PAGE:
But also, the mechanics of the service were newsworthy. Innovations like an integrated reservation system, or the ability to book backup sizes, or providing an option for free, fast returns. And maybe most importantly, the guarantee that the dress a customer receives is clean, stain-free, and functional, with all zippers working and nothing stretched out.

 

HYMAN: The customer experience of Rent the Runway is not the website or an app. That is easy. The customer experience is receiving back millions of units of worn clothing, capturing data on those units, restoring them to perfect condition, dry cleaning them, repairing them, reassembling them with new units and shipping them out, often with a zero-day turnaround time. 

 

We also understood from the very beginning that if we wanted to create a brand that people used and would recommend, and that was aspirational, that we had to control the end-to-end experience of ensuring that the clothing actually looked great when it went out and that it was perfect. 

 

HOFFMAN: So, as promised, let’s take a good, long look under the hood at the business powering this business. 

 

HYMAN: The business of 100% returns is one that traditional WMS systems were not accounting for.

 

COMPUTER VOICE: WMS: Warehouse Management Systems.

 

HYMAN: So we’ve had to build all of our underlying logistics technology from scratch. I really did think that we were going to be able to outsource part of our technology stack. I thought that we’d be able to outsource, potentially, our dry cleaning at the very beginning and I’m, like, “Wait, that is the business.”

 

HOFFMAN: As technologically advanced as Rent the Runway’s operations are, the most important quality control functions come down to expressly human tasks. Like… smelling.

 

HYMAN: There’s nothing that replaces a sniff test. There’s nothing that replaces a visual quality inspection of being able to zip something up and move the zipper down, seeing if the hook and eye can close, stretching the material out and seeing if there are small holes that you wouldn’t have noticed via the technology. I think that this is a business where specialized labor has to exist in our warehouses.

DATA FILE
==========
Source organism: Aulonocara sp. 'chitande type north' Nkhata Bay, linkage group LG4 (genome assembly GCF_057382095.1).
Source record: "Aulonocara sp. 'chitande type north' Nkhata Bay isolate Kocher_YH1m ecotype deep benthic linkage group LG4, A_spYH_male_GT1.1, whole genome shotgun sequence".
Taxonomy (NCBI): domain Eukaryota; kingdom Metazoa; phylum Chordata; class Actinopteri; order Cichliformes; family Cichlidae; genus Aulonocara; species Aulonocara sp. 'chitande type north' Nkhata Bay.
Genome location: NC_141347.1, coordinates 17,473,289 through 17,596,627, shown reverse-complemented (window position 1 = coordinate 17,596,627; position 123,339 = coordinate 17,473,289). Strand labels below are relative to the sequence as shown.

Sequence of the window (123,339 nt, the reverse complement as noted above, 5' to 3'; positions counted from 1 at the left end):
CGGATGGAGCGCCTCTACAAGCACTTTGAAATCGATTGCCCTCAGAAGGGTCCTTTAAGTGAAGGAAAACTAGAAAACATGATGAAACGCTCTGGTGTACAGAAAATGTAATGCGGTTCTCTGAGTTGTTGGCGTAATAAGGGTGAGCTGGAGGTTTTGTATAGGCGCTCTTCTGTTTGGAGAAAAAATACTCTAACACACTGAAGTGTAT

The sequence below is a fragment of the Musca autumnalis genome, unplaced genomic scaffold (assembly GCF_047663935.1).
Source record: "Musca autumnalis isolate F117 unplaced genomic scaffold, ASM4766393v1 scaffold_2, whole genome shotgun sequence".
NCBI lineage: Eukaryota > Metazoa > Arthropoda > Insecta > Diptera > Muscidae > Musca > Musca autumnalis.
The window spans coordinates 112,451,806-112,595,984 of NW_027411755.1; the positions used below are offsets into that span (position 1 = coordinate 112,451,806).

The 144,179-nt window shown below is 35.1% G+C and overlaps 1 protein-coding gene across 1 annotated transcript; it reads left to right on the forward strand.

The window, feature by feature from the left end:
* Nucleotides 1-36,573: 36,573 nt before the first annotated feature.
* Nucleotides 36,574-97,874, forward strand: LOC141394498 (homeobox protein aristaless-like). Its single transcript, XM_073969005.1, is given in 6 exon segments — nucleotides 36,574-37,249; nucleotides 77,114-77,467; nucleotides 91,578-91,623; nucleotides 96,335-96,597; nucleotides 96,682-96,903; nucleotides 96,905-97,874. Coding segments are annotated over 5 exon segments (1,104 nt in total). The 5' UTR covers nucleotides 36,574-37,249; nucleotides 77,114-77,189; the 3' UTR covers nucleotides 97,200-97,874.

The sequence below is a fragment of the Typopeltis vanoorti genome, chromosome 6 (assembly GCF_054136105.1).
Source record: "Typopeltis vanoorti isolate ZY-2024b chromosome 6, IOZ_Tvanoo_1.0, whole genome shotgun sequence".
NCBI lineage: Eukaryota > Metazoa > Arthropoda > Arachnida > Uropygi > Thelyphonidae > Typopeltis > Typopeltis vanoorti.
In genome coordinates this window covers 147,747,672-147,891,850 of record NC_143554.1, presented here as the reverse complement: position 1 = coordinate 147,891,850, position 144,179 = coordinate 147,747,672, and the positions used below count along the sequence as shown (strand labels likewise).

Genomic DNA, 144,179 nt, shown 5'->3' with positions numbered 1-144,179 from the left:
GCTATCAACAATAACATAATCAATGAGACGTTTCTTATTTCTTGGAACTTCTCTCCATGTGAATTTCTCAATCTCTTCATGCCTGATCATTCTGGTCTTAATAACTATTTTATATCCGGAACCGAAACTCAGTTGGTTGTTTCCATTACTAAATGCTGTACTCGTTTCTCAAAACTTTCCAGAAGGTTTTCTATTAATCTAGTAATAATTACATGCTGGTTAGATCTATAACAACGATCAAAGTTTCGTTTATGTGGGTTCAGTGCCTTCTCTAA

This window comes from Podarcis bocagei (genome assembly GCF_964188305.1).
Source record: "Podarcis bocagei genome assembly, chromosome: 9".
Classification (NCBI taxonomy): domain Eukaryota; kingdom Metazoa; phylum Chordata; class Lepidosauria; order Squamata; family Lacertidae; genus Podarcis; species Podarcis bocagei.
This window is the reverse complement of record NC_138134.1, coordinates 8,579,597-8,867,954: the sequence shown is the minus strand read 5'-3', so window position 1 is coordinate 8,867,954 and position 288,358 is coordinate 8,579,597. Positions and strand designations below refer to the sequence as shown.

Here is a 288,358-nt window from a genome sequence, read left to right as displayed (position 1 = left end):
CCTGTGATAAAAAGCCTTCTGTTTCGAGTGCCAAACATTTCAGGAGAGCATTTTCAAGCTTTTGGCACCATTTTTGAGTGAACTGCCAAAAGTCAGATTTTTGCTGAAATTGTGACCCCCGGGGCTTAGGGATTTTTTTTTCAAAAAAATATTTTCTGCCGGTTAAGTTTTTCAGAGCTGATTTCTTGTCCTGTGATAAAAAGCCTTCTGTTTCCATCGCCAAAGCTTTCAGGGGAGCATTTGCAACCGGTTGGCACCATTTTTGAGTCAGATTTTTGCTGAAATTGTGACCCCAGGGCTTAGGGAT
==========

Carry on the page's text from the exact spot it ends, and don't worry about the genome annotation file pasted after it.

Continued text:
HOFFMAN: Making sure they have access to this critical specialized labor isn’t as easy as it sounds. In fact, it’s a major consideration in where Rent the Runway decides to place its massive distribution centers. 

 

HYMAN: It’s actually hard to find people who are expert seamstresses. It’s often a trade that is passed down from generation to generation in certain communities. The same thing with spotting, the same thing with dry cleaning. The talent recruiting and retention is even more important as it relates to my hourly employees than to my corporate employees. 

 

HOFFMAN: This is such an important point. A consistent misconception among entrepreneurs is that finding skilled hourly labor is easier than filling the C-suite. This is clearly false. And it’s something that Rent the Runway recognizes. 

 

Last year, the company made a policy that their hourly workers would receive the same benefits package as their corporate employees, a move that’s so unusual in the garment industry – not to mention the tech industry – that when she first announced it, the reaction of the factory workers themselves was… complicated.